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Shameless Sinema: Top Sensation (1969)

Top Sensation (1969), also known as The Seducers, and Swinging Young Seductresses is the first of only two films directed by Ottavio Alessi – the other being the Italian black comedy What Ever Happened to Baby Toto? (1964), itself a parody of Robert Aldrich’s What Ever Happened to Baby Jane? (1962). Though Alessi began his film career as an assistant director, he enjoyed a successful run as a screenwriter, alternating between genre and artistic projects.

Top Sensation blends several generic elements – including erotica and the thriller — to controversial and cult effect; during the initial theatrical release the film garnered an ‘X’ certificate in the US, and it has since gone on to generate a fan following due to the pairing of two of European genre cinema’s stars. Edwige Fenech was a relatively new name at the time of the film’s release, but she would go on to star in several Sergio Martino giallo films. Rosalba Neri, on the other hand, had already established a name for herself from her appearances in Jess Franco’s films. This cinematic coupling was a lone outing for the two stars, as they would never work together again.

Thought to be an incomplete print, as master copies were damaged in storage, Top Sensation was released on DVD on 11 July 2016 in the UK by Shameless Screen Entertainment. This is the most-complete version of the filmfirst time the film has been passed by British censors, as it was refused certification in 1970 due to its provocative subject matter and scenes –- namely incest, rape, and an infamous scene between Fenech and a goat.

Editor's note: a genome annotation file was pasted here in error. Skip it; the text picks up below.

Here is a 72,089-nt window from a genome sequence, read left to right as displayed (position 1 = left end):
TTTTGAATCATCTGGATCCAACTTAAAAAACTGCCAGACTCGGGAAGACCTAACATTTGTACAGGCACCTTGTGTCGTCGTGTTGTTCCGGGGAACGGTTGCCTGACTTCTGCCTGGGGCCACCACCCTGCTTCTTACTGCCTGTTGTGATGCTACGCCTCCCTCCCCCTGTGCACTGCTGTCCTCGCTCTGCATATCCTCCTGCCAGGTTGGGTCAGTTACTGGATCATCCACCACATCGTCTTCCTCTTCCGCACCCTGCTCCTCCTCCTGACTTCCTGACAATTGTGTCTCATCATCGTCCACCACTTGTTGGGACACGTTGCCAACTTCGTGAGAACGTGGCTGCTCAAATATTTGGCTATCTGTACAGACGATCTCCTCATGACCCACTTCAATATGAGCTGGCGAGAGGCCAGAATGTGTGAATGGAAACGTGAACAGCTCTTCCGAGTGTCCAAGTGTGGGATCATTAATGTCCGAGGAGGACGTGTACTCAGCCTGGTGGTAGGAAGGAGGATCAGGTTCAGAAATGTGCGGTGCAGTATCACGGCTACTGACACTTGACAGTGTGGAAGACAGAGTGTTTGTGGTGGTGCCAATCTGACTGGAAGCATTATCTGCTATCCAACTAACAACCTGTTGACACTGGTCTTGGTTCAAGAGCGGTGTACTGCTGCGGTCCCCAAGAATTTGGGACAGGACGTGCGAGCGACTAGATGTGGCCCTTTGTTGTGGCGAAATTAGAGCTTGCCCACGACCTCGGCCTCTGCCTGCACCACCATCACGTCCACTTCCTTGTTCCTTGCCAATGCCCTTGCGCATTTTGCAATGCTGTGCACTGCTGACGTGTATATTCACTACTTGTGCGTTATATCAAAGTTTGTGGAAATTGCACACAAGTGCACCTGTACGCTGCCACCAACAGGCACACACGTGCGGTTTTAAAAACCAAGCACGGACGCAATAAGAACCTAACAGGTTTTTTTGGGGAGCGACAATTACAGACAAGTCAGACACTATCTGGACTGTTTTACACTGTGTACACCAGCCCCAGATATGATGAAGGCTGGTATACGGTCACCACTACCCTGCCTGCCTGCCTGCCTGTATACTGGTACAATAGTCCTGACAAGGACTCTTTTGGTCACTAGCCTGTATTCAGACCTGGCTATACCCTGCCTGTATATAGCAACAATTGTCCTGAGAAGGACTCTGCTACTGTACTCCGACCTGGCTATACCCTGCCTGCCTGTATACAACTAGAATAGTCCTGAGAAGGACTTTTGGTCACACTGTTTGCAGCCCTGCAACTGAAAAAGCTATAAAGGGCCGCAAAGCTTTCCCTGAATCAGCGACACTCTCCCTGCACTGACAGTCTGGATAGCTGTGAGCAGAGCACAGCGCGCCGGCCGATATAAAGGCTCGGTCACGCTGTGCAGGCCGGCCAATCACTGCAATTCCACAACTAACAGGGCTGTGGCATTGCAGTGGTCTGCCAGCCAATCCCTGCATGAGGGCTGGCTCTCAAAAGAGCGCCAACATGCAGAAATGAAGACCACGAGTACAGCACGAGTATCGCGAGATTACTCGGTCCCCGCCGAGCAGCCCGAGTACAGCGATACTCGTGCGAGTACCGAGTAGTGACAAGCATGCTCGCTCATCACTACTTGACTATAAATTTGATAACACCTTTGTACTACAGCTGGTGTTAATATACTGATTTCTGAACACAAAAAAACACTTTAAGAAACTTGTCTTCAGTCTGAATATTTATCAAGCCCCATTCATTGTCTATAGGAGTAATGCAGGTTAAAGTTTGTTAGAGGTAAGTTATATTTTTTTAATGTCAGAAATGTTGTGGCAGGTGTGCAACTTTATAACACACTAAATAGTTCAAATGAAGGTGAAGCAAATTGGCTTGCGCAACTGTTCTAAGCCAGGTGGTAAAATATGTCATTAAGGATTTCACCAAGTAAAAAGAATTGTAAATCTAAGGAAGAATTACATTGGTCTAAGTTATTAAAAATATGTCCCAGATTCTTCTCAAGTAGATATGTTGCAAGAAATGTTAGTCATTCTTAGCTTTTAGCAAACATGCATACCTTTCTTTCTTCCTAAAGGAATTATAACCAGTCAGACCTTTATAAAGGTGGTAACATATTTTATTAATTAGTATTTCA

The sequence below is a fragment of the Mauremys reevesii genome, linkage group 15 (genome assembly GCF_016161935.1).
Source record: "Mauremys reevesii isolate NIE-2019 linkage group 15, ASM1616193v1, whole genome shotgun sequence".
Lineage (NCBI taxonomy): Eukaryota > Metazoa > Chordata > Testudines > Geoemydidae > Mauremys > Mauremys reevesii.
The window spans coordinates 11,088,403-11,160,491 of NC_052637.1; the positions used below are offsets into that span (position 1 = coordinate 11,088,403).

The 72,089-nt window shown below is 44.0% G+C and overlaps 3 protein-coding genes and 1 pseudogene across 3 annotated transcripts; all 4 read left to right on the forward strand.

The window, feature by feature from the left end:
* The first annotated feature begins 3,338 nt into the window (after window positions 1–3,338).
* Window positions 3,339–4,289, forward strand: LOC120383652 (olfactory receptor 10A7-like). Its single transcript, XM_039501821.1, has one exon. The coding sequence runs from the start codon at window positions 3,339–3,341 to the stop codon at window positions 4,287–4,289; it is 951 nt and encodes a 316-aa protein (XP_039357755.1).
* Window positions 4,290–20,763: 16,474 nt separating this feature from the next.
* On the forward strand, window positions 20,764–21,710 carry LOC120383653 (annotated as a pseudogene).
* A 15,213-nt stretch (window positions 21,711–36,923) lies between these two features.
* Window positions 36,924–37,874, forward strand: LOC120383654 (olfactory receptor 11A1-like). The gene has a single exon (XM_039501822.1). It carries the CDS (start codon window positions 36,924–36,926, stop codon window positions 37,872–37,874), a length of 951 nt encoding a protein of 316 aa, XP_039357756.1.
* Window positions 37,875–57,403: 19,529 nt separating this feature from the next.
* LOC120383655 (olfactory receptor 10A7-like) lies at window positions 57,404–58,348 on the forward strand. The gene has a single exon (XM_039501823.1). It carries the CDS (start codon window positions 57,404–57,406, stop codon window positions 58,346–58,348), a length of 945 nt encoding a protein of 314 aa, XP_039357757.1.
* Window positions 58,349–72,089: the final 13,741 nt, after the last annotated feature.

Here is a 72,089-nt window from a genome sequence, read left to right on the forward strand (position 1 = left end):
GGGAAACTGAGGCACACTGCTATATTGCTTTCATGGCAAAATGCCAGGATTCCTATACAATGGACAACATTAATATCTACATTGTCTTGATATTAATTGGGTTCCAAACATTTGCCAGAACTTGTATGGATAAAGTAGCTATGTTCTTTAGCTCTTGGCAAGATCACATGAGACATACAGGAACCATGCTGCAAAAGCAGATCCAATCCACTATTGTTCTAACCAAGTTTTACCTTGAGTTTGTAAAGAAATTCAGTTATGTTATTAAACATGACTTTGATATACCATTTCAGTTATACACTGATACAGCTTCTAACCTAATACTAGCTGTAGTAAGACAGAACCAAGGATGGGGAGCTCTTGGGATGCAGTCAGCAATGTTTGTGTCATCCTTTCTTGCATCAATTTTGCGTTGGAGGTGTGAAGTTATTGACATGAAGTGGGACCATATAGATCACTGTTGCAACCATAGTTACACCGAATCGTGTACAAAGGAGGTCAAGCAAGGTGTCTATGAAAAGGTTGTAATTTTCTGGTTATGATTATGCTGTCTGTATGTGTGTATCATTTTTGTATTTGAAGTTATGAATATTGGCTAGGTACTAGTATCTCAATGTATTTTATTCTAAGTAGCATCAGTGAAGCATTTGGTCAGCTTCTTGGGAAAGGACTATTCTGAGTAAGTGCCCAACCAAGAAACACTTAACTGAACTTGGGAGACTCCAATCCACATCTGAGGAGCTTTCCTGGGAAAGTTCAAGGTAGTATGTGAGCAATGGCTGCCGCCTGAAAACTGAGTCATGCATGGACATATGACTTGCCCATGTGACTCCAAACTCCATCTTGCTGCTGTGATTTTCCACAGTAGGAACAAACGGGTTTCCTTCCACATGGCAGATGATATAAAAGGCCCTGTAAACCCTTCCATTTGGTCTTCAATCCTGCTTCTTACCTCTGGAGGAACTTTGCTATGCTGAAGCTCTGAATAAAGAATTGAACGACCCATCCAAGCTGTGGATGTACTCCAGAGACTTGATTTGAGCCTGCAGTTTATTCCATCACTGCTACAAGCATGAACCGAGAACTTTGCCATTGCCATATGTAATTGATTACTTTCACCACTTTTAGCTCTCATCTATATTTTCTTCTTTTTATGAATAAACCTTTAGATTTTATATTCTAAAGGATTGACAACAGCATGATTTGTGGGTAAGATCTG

Ulla (Edwige Fenech).

Top Sensation concerns Mudy’s (Maurizio Bonuglia) sordid attempts to ensure that her son Tony (Ruggero Miti) experiences sexual awakening in order to transition to manhood. She concocts a plan for married couple (Aldo Bonuglia and Neri) and another woman, Ulla (Fenech) to embark upon a yacht trip that results in a series of nefarious deeds and, ultimately, murder.

A perversely pleasurable watch, the camera lingers unapologetically over flesh as Santa Maria Romitelli’s playful and memorable score captures the atmosphere perfectly, from its erotic fusion of art and exploitation cinema to the stunning shots and minimal narrative.

The Shameless Screen Entertainment release includes a Camera Obscura featurette with actors Neri and Salvatore Puntillo, providing insight into a cult classic. As the most-complete version of the film, it also has alternate scenes. The quality of the restoration is patchy, with the new scenes noticeably different to the existing material. This isn’t something to critique, however, as the finished film was largely considered lost. This makes the DVD a definite collector’s item, which should be picked up by completist fans of Italian genre cinema.

About Rebecca Booth

Rebecca has a Masters in Film Studies from the University of Southampton. In addition to her role as Managing Editor at Diabolique Magazine, she co-hosts the international horror podcast United Nations of Horror, as well as X-Files X-Philes and The Twin Peaks Log. She has contributed to several popular culture websites such as Wicked Horror, Den of Geek, and Big Comic Page, and has contributed essays to following publications: Unsung Horrors (We Belong Dead, 2016), Lost Girls: The Phantasmagorical Cinema of Jean Rollin (Spectacular Optical, 2017), and the forthcoming A Filthy Workshop of Creation: Sin & Subversion in Hammer's Gothic Horrors (Electric Dreamhouse Press, 2018).

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